There are approximately two things that Tim and I have in common when it comes to food. The first thing is that we both like to eat it. The second: we both agree that pizza is awesome. But that’s just about where this agreement comes to an end, you see, because our preferences for toppings could not be more polar opposite. I would prefer not to have pepperoni, sausage or lots of meat of any kind on my pizza. And especially when different types of meats are mixed; in any type of food, mixing meats just weirds me out. I’d much rather devour a veggie slice, or dig into a pineapple jalapeno. I also really like weird pizzas with interesting flavor combinations. Tim, on the other hand, is pretty simple when it comes to pizza: he likes lots of cheese, and lots of meat.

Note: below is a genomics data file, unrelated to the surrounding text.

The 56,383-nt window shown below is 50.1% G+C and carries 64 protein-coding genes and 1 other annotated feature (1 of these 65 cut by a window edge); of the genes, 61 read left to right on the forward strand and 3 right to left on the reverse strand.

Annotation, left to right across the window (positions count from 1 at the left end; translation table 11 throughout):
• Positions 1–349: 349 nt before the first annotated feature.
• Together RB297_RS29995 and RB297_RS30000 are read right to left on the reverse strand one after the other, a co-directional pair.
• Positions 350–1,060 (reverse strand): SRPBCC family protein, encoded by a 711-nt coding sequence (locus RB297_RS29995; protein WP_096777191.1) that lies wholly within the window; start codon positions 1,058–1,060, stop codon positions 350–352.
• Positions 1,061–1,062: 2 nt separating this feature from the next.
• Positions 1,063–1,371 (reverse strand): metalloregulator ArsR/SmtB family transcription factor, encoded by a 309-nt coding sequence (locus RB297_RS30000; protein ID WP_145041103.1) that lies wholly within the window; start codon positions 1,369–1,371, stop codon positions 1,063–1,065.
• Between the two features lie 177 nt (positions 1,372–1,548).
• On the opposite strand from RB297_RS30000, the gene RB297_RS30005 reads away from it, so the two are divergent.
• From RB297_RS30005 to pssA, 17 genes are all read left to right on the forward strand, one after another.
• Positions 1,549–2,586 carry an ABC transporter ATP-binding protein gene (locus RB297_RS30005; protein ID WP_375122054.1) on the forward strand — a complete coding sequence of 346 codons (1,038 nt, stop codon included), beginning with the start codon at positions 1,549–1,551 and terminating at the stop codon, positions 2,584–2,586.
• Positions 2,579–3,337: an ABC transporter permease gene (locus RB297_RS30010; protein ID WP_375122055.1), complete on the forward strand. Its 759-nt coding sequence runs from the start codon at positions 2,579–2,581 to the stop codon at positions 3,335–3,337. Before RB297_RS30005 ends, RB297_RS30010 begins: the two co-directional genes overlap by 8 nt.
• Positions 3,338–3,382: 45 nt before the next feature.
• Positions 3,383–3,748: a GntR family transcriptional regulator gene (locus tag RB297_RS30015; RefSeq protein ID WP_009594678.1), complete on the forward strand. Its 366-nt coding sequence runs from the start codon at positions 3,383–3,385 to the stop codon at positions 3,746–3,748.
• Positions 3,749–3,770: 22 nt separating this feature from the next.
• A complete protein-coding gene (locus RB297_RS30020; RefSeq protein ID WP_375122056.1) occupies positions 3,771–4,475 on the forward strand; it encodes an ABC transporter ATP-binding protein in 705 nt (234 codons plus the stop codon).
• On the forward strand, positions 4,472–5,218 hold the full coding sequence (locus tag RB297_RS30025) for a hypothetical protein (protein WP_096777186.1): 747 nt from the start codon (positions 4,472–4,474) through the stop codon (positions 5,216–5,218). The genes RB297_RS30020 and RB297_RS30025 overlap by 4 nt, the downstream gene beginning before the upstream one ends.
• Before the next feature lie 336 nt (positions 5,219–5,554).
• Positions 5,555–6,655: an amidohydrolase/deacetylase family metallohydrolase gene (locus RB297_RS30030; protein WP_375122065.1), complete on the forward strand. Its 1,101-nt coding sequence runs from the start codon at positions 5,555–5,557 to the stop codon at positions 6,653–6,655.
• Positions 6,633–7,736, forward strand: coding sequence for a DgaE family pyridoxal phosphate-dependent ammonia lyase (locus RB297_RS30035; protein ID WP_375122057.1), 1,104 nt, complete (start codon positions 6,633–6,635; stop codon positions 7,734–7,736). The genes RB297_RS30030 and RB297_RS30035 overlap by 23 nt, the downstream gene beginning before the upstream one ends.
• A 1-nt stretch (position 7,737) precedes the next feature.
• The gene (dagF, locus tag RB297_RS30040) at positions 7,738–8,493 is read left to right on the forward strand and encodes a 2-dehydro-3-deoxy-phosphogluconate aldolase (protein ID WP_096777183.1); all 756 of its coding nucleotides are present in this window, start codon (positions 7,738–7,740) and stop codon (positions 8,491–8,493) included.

The other day I read a post on this cute little blog I found online, Love and Olive Oil, that described making his and her’s frozen pizzas. What I liked so much about this idea is that the compromise is that there is no compromise, really. Instead of combining fav ingredients into a then mediocre pizza or one person having to bend to the other’s preference, in this situation both people get to be selfish! Each person gets to pick their own toppings and yet the whole cooking part is still an activity that the two people can do together. Genius!
I’ve made a few pizzas here and there, but I’ve always just used the pre-made pizza dough you can get from Trader Joe’s or most specialty food stores. Tonight was the first time I can recall ever making pizza dough from scratch, and one reliable recipe to stick to is nearly impossible because it seems like everyone has their own specifications. For instance, some people insist on refrigerating the dough overnight before preparing the pizza, while others necessitate using an electric mixer that I do not yet own. The truth is, however, that there really is no one uniform dough and crust consistency preference. What I learned tonight is that making pizza dough really isn’t all that complicated if you aren’t too picky about how your crust comes out. Good thing Tim and I can also agree on that.